############################################

## simple output                          ##

############################################




found error(s):

- name is a required field

- email is a required field

- addresses is a required field

- cpf or cpnj must be informed




############################################

## json output                            ##

############################################




found error(s):

[

  {

    "field": "name",

    "error": "name is a required field"

  },

  {

    "field": "email",

    "error": "email is a required field"

  },

  {

    "field": "addresses",

    "error": "addresses is a required field"

  },

  {

    "error": "cpf or cpnj must be informed"

  }

]

Missing required fields in ‘address’:

tiago:~/develop/go/golang-validator-example$ make run FIXTURE_FILE=app/fixtures/person_empty_address.yaml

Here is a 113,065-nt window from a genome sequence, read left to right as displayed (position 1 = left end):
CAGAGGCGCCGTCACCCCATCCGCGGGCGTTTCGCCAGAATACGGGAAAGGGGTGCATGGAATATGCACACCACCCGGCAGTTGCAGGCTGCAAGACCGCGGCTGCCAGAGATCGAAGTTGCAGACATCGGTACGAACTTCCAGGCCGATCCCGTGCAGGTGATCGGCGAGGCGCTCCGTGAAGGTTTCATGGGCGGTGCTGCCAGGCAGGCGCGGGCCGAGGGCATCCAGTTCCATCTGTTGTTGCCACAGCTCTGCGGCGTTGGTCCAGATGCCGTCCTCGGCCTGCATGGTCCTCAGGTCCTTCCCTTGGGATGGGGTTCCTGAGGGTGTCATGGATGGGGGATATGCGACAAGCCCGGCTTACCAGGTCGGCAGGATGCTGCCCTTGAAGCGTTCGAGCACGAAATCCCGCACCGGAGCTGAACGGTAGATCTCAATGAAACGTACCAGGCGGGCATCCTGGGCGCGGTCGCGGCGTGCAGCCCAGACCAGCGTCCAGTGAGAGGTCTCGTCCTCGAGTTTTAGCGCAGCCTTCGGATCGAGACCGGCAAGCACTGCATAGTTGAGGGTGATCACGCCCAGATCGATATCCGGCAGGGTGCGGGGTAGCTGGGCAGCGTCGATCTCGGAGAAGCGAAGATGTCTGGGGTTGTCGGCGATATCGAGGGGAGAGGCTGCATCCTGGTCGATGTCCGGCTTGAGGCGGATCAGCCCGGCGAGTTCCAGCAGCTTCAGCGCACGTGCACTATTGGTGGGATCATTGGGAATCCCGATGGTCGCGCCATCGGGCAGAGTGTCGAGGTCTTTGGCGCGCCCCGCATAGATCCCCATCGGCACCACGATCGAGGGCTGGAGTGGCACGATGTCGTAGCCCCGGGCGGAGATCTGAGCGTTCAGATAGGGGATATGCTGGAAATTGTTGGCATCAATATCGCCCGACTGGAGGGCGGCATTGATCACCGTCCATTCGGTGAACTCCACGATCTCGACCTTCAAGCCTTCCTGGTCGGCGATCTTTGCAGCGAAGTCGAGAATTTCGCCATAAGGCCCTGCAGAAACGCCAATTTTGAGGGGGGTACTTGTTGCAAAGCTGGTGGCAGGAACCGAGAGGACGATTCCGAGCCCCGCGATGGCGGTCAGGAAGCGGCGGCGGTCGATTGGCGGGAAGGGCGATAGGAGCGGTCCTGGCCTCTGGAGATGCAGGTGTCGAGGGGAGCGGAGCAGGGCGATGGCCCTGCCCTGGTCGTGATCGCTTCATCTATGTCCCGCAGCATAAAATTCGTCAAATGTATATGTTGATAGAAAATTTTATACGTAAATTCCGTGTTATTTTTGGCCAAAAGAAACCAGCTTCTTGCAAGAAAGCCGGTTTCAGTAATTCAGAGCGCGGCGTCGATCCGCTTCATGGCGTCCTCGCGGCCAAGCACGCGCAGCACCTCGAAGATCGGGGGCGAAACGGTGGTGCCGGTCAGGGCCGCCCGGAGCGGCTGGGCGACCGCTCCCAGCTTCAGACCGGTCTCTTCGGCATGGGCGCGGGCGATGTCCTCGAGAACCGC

############################################

## simple output                          ##

############################################




found error(s):

- street is a required field

- city is a required field

- phone is a required field




############################################

## json output                            ##

############################################




found error(s):

[

  {

    "field": "street",

    "error": "street is a required field"

  },

  {

    "field": "city",

    "error": "city is a required field"

  },

  {

    "field": "phone",

    "error": "phone is a required field"

  }

]

Two addresses: one is valid, the other two are missing required fields:

tiago:~/develop/go/golang-validator-example$ make run FIXTURE_FILE=app/fixtures/person_empty_addresses.yaml




############################################

## simple output                          ##

############################################




found error(s):

- street is a required field

- city is a required field

- phone is a required field

- street is a required field